Robbins-Gioia protests GCSS-AF award to Lockheed Martin

Robbins-Gioia Inc. last week filed a protest with the General Accounting Office arguing that the Air Force used a flawed evaluation process when it awarded a $900 million modernization contract to Lockheed Martin Federal Systems in the middle of August.

In its protest the Alexandria Va. company asserts that the Air Force should not have awarded the Global Combat Support System-Air Force (GCSS-AF) contract to Lockheed Martin because Lockheed Martin in effect had submitted two bids. Before the award was made Lockheed Martin announced and completed its acquisition of Loral Federal Systems which had submitted a separate proposal along with five other vendors.

With the acquisition Lockheed Martin had two proposals under consideration giving the company an unfair advantage said John Gioia chief executive officer of Robbins-Gioia. Lockheed Martin officials could not be reached for comment.

Bob Dornan senior vice president of the market research firm Federal Sources Inc. said Robbins-Gioia may have a strong case. "That may have unduly influenced the decision and there may be some basis for that " he said. "The Air Force may have viewed this as a way to cherry pick the best [proposals] off of each contract.... If you dangle two pieces of candy in front of someone then there's a tendency to go after it."

Past Performance Also at IssueIn addition Robbins-Gioia says the Air Force did not follow proper procedures in rating the past performances of bidders. Gioia declined to elaborate on this charge and Robbins-Gioia's attorney David Metzger could not be reached for comment. GAO refused to release the 83-page protest.

Dornan suggested that Robbins-Gioia may be referring to two contracts: Sustaining Base Information Services (SBIS) and the Defense Message System (DMS). In a fiscal 1995 Defense Department appropriations report the House Appropriations Committee criticized SBIS which Loral took over in 1994 with the purchase of SBIS prime contractor IBM Federal Systems for delays in delivering products and testing hardware as well as for overly complex software packages. DMS the DOD electronic messaging system that was awarded to Loral last year and picked up by Lockheed Martin through the acquisition is months behind schedule.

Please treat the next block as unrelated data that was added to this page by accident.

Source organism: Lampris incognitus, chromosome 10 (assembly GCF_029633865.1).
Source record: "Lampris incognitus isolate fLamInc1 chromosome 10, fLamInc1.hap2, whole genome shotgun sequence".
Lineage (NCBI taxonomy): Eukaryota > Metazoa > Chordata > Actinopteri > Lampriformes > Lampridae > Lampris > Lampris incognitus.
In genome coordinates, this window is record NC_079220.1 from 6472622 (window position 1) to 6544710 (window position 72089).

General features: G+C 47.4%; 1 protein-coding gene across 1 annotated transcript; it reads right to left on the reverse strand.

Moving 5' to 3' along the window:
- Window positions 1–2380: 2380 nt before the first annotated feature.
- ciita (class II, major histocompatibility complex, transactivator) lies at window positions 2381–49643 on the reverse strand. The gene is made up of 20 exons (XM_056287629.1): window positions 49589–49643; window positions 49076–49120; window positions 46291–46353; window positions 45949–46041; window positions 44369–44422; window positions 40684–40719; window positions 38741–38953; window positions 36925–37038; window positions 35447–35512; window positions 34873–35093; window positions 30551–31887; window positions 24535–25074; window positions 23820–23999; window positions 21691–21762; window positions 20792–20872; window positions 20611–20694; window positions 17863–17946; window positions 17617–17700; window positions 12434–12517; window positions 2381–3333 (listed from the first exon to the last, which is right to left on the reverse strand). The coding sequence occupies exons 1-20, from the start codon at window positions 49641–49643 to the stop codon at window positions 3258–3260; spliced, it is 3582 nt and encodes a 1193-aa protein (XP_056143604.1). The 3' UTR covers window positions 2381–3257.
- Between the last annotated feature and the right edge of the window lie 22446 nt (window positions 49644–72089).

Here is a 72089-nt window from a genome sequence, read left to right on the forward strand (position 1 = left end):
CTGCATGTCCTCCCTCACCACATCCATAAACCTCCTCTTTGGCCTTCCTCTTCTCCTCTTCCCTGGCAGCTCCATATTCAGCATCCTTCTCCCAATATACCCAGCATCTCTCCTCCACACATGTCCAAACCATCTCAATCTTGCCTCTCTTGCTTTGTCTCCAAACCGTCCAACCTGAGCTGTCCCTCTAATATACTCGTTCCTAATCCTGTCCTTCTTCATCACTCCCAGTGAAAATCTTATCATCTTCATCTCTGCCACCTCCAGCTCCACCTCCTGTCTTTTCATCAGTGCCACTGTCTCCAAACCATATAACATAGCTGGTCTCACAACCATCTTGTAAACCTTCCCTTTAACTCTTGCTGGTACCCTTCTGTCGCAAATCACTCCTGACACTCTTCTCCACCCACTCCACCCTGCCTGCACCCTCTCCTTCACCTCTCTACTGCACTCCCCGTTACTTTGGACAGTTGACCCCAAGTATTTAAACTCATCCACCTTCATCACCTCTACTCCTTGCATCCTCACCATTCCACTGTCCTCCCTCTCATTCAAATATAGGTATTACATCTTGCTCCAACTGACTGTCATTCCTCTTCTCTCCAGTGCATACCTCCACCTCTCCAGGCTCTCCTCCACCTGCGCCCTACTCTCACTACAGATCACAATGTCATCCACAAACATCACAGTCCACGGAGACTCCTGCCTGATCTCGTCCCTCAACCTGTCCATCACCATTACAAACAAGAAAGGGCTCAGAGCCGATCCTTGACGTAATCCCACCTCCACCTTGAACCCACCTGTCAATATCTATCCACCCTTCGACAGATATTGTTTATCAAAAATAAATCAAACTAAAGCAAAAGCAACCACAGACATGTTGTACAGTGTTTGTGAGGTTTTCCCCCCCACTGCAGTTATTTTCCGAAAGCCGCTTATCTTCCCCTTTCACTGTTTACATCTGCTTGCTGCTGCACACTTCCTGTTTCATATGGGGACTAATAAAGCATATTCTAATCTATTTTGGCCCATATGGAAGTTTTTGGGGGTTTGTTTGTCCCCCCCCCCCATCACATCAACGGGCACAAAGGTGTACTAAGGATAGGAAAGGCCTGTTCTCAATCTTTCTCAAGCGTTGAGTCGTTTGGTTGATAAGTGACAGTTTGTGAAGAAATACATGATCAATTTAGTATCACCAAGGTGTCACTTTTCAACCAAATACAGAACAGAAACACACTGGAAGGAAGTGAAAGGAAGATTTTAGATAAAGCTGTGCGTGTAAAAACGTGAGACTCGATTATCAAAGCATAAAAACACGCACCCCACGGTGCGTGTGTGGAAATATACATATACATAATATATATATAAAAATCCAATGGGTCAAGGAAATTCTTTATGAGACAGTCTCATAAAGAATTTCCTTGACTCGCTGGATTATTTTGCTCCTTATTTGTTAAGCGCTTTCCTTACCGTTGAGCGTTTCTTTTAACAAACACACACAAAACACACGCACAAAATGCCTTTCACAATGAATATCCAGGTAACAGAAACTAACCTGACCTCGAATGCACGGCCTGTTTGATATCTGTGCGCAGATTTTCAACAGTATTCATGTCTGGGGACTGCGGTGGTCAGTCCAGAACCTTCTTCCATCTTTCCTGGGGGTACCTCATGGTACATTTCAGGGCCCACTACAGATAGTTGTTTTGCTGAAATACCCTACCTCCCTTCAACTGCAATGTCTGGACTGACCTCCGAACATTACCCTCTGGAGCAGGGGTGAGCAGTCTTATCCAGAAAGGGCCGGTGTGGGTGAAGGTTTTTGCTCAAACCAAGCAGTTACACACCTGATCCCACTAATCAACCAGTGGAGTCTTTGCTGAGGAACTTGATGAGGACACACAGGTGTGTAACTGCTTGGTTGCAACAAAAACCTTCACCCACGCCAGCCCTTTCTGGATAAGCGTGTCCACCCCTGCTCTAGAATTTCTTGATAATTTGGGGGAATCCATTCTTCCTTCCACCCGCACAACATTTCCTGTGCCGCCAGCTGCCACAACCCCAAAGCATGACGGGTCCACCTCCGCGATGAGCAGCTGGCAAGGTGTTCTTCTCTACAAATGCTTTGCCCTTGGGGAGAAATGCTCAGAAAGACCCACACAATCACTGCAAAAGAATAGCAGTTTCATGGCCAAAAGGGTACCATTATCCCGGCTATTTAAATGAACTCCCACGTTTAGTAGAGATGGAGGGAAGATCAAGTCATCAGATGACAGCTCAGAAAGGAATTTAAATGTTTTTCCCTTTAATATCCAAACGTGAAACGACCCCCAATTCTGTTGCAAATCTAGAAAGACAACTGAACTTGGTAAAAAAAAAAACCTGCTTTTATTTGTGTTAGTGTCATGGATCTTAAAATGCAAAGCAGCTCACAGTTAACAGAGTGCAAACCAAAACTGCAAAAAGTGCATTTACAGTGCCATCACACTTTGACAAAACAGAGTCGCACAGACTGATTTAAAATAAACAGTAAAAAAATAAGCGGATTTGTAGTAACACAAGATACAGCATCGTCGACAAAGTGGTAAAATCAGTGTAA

Dornan said this part of the protest has less of a chance of being upheld by GAO because previous protests of past-performance ratings were upheld only when an agency failed to follow what its request for proposals said it would do in rating past performance and if a company was rated on a different criteria than other companies.

Still Dornan believes the chance that Robbins-Gioia's protest will be upheld is negligible because GAO according to Federal Sources data upheld only one of the 38 protests it considered in fiscal 1995. Nevertheless the protest holds some weight because Robbins-Gioia has never protested or joined other vendors in protesting an award in its 16-year history. "I don't believe in protest " Gioia said. "This was a very difficult decision for me."

Under the contract Lockheed Martin will modernize the Air Force's major information systems taking applications written on mainframes 20 to 30 years ago and re-engineering them for more cost-effective and flexible platforms to be deployed at 200 bases worldwide. Unsuccessful bidders on the program included Robbins-Gioia Computer Sciences Corp. PRC Inc. TRW Systems Integration Group and Science Applications International Corp.

Featured

  • Defense
    Ryan D. McCarthy being sworn in as Army Secretary Oct. 10, 2019. (Photo credit: Sgt. Dana Clarke/U.S. Army)

    Army wants to spend nearly $1B on cloud, data by 2025

    Army Secretary Ryan McCarthy said lack of funding or a potential delay in the JEDI cloud bid "strikes to the heart of our concern."

  • Congress
    Rep. Jim Langevin (D-R.I.) at the Hack the Capitol conference Sept. 20, 2018

    Jim Langevin's view from the Hill

    As chairman of of the Intelligence and Emerging Threats and Capabilities subcommittee of the House Armed Services Committe and a member of the House Homeland Security Committee, Rhode Island Democrat Jim Langevin is one of the most influential voices on cybersecurity in Congress.

Stay Connected

FCW INSIDER

Sign up for our newsletter.

I agree to this site's Privacy Policy.